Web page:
The Pain of Wisdom Teeth

There are many different causes for dental pain… tooth decay,  a fracture or abscess, a broken or damaged filling, gum infections or wisdom teeth pain.  If you still have your wisdom teeth, you may be experiencing this unique pain.  How do you know?  As wisdom teeth come in they can be very painful.  Many times they grow in crooked or sideways.  They can push on other teeth causing more pain.

The area around the gum can become inflamed or red and tender to the touch. You might even see them poking out from the gum. Some people don’t experience any pain at all.  Most dentist recommend removal before they start to create problems.

But what about impacted wisdom teeth? This occurs when wisdom teeth are prevented from coming out because of being blocked by the jaw bone or other teeth.

According to crest.com …Impacted wisdom teeth are more difficult to remove, leave you at greater risk for complications from surgery, and can permanently damage bones and other teeth. Also, the longer wisdom teeth pain persists, the more likely it is that an infection will result from bacteria entering open tissue. Oral infections can have a negative impact on general systemic health…

If you think your pain could be from your wisdom teeth, call our office today. We will be able to tell you after an examination if your pain is from your wisdom teeth, and what you need to do next.

Be wise! Don’t let the pain of wisdom teeth go on longer than it needs to.

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Take your vitamins…

How many times did you hear your mother say, “Did you take your vitamins?”  I know as a kid my Mom would say this to me every morning before school as she would dole out our Flintstone vitamins. But seriously, vitamins do play a major role in our health, but did you know that certain vitamins can help with your dental health?  Doctors have found that Calcium and Vitamin D not only help your bones but can help strengthen your teeth as well.

According to WebMD… “If you’re supplementing your diet with calcium and vitamin D to prevent bone loss, you may be more likely to hang onto your pearly whites, according to a report from the American Society for Bone and Mineral Research in Toronto.”

To explore the role of supplementation on tooth retention, the researchers followed more than 140 older adults for five years. Participants took either a placebo or 500 mg of calcium plus 700 units of vitamin D daily for three years. Both during and after the trial, their teeth were examined periodically.

For those who took supplements, the likelihood of losing one or more teeth was 40% less, even two years later. Tooth loss was also linked to the number of cavities, frequency of flossing, and use of thiazide diuretics, a type of medication that helps lower blood pressure.

Adding vitamins like calcium and vitamin D to your morning regime can not only help you feel better and have stronger bones, but can help save your teeth.

Be sure not to overdo though. The recommended upper limits are 2,500 mg a day for calcium and 1,000 units a day for vitamin D. Any more than that could be toxic. Be sure to check with your doctor if you take more than the recommended amount.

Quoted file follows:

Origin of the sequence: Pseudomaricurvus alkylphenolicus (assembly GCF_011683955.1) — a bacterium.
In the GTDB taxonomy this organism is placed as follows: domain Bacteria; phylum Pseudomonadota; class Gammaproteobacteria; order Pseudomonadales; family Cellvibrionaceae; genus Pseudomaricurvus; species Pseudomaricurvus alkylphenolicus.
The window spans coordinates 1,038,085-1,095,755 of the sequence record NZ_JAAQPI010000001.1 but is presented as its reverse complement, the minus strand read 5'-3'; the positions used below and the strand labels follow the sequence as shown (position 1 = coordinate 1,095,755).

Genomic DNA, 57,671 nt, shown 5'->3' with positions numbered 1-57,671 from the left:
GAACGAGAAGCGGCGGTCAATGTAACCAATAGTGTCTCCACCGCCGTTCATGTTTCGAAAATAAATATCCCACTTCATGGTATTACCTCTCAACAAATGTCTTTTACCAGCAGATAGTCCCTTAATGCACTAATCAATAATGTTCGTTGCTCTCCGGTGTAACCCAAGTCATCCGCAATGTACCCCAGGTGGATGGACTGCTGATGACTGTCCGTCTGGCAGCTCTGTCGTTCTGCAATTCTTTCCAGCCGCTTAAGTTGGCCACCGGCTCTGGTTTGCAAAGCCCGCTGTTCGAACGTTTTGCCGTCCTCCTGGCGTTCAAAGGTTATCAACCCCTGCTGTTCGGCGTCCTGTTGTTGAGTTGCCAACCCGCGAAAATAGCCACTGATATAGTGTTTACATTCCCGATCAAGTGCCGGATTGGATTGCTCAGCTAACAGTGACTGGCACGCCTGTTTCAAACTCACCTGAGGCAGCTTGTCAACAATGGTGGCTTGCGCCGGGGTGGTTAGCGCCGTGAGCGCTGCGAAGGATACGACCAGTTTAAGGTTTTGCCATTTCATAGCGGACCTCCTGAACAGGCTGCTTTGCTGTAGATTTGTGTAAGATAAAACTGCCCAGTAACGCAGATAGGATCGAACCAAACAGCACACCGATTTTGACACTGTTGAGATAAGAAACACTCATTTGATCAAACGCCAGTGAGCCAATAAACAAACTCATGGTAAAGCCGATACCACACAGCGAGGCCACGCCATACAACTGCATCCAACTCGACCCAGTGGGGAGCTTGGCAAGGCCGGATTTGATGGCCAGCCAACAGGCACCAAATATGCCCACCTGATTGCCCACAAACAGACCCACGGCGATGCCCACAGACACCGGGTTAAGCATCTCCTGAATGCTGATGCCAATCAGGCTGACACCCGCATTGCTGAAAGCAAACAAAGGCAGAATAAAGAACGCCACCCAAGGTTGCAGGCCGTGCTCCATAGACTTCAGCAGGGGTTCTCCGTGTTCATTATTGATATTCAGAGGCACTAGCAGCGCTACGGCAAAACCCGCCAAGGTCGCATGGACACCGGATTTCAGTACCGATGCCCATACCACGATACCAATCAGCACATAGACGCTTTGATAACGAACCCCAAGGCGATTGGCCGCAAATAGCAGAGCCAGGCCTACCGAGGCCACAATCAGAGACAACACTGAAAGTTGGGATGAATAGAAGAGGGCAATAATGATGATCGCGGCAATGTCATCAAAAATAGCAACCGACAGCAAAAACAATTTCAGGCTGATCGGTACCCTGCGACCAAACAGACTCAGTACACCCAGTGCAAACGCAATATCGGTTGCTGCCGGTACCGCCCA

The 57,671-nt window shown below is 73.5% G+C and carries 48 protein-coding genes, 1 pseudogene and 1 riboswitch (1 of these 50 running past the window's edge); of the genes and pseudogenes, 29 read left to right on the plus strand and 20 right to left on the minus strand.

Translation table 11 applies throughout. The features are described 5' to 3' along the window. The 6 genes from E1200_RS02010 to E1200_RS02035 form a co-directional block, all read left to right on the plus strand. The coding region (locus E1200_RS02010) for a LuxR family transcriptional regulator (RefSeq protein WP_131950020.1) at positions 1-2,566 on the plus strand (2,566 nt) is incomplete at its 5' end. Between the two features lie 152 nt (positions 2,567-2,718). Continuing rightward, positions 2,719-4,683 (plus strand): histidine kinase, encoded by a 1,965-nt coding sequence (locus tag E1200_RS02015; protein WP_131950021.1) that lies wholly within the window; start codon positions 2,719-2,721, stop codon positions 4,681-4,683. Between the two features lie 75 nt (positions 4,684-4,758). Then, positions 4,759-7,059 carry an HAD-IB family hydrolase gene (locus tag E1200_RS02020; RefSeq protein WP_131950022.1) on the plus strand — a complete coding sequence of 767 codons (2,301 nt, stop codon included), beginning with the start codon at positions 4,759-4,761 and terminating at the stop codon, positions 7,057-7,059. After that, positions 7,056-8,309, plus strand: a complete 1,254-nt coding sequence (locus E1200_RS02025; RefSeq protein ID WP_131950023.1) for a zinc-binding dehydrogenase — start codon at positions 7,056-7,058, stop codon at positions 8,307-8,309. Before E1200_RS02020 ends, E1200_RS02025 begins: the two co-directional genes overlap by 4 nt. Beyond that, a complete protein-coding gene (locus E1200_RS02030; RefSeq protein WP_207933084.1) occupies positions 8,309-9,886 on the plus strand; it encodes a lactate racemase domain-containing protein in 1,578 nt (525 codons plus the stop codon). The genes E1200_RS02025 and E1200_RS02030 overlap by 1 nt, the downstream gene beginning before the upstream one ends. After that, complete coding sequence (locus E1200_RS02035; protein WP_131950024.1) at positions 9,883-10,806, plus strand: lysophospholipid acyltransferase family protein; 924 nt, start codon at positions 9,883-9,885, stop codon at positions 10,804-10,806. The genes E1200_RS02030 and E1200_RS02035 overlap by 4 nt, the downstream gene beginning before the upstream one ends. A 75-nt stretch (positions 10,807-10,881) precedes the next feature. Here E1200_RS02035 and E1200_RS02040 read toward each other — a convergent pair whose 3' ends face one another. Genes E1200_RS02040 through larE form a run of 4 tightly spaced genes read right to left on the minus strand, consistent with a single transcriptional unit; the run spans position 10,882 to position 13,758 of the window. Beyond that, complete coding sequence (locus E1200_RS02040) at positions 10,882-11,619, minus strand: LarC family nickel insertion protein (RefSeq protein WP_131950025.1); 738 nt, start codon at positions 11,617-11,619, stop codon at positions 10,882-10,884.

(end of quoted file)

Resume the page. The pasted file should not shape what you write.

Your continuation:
And don’t forget to brush and floss daily as well. Your Mom would be proud!

 

Dehydration and Oral Health

Although summer may be coming to a close, temperatures continue to soar in to the upper 90’s. The end of summer has many students heading back to school.  With the beginning of the new school year brings the start of high school athletics. Many kids will participate in practices, especially football, in the late afternoon heat after classes. The need to maintain adequate hydration is essential, especially considering the many problems it can cause. Failure to drink enough fluids before physical activity can result in serious issues.

One of the first warning signs of dehydration is dry mouth.  You may find that you have trouble swallowing, and others may notice that you have bad breath, which is one of the problems associated with a dry mouth.  If your mouth is not producing enough saliva it can become an breeding ground for bacteria. This bacteria causes infections that may lead to cavities and gingivitis.

We need sufficient saliva in our mouths to wash away food debris and reduce plaque, which is why severe tooth decay and gum disease can occur if dry mouth is left untreated. According to the Oral Cancer Foundation, 30 percent of all tooth decay in older adults is caused by dry mouth. (www.toothwisdom.org)

Besides drinking plenty of water and brushing and flossing daily; chewing sugar free gum or sucking on sugar free mints can help fight dry mouth since they stimulates saliva production. Products that contain xylitol (a sugar substitute) can actually help prevent cavities.

As the temperatures still continue to rise, keep a check on your hydration. If you feel thirsty, you are already dehydrated. Experts recommend at least a gallon (eight 8-ounce glasses) of water per day. Dehydration effects every part of your body including your oral health. Keep drinking water.

Time…

“In the nick of Time… All in good Time…Only a matter of Time…Time will tell…Time Flies…” We’ve all heard these catch phases concerning time.  In the busy world we live in, it just seems that we have so little of it and our days fly by in a rush.  We look around us and wondered where the time went.

We at Brogdon Dental realize how important your time is to you. Because of that, we have added forms on our website for all our new patients to download, print and fill out before their scheduled appointment.